Oedipus Rex the Tragic Hero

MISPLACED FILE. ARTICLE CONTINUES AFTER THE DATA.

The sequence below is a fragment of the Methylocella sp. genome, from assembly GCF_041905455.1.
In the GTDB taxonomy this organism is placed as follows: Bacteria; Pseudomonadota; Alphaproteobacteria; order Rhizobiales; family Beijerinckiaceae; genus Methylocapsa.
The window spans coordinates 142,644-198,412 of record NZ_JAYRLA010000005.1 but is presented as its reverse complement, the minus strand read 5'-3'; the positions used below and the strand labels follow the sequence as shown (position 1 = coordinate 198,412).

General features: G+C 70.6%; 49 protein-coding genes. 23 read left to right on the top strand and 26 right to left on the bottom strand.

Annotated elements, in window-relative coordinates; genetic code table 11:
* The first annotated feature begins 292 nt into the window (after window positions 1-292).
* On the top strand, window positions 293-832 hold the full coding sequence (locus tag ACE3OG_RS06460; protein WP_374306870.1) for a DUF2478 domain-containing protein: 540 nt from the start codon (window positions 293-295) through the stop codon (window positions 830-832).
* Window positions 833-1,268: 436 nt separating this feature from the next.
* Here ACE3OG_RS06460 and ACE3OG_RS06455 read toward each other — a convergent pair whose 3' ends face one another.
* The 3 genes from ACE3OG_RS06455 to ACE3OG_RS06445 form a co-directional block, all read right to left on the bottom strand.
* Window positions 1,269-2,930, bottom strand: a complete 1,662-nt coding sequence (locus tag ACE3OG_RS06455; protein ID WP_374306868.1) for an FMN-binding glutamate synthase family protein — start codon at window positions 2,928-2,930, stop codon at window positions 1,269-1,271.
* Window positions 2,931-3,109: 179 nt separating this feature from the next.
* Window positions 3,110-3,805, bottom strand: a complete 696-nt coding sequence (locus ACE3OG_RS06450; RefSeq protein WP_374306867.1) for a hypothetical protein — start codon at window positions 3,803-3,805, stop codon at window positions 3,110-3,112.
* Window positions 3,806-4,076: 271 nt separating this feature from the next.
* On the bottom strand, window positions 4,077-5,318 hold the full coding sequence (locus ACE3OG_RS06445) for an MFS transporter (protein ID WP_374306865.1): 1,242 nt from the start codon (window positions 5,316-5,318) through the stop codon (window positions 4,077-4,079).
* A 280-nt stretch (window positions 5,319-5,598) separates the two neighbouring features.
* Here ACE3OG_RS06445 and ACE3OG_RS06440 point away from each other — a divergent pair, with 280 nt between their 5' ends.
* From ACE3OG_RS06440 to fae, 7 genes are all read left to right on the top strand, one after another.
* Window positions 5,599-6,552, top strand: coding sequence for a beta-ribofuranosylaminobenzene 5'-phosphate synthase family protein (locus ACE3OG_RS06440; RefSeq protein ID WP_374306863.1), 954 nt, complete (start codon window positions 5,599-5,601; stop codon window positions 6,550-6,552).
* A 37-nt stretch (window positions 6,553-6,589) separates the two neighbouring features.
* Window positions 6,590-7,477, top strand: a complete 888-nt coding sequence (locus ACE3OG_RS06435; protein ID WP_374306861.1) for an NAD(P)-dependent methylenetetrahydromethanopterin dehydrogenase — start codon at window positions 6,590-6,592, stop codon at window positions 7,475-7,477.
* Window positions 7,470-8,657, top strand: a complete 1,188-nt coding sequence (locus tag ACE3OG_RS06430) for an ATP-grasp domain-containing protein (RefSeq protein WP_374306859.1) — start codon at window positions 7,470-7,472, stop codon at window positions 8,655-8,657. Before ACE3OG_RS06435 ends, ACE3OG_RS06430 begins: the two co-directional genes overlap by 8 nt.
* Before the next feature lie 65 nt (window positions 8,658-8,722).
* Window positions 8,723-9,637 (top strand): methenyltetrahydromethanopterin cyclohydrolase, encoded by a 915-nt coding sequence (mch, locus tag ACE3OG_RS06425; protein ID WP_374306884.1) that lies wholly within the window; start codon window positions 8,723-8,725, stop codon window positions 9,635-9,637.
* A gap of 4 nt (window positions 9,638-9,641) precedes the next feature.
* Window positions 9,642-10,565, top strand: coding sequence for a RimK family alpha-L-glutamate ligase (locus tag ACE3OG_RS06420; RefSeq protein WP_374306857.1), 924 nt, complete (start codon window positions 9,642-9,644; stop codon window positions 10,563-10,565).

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Oedipus Rex, by Sophocles is one of the most famous tragedies ever written. The play centers on Oedipus the King of Thebes, who is cursed with an unfortunate prophecy. Though Oedipus is doomed by fate, his own qualities lead to his eventual ruin. Oedipus is in fact a tragic hero, because he embodies every aspect of the definition itself, the first part of the definition states the character/protagonist must be of noble birth and possess noble and moralistic character, the second portion of the definition explains the character is not perfect; he or she contains a harmartia or tragic flaw, and the third component of the definition states the character must recognize their role in their own demise and in turn experience great self realization. The character Oedipus accommodates the first aspect of the definition of a tragic hero. Oedipus is of noble birth; he is the son of a king and a king himself. Oedipus also shows virtue, nobility, and morality throughout the play. The people of Thebes look towards Oedipus for guidance time and time again, because of these reasons. Oedipus saves the citizens from the totalitarian rule of the Sphinx, by solving the difficult and complicated riddle. Then again, near the conclusion of the play, Oedipus shows courage and self-sacrifice for the benefit of his people. He gouges out his own eyes and exiles himself from Thebes to save his people from the devastating plague. All this is evidence of Oedipus’ abundance of integrity and overall heroic qualities, in turn exhibiting his morality, virtue, and nobility. Oedipus is undoubtedly a righteous hero. Oedipus also embodies the second part of the definition of a tragic hero. Oedipus is by no means perfect and contains the key element belonging to a tragic hero, a tragic flaw. Oedipus’ tragic flaw is his self-righteousness, excessive pride, and ignorance. Oedipus expresses immediate

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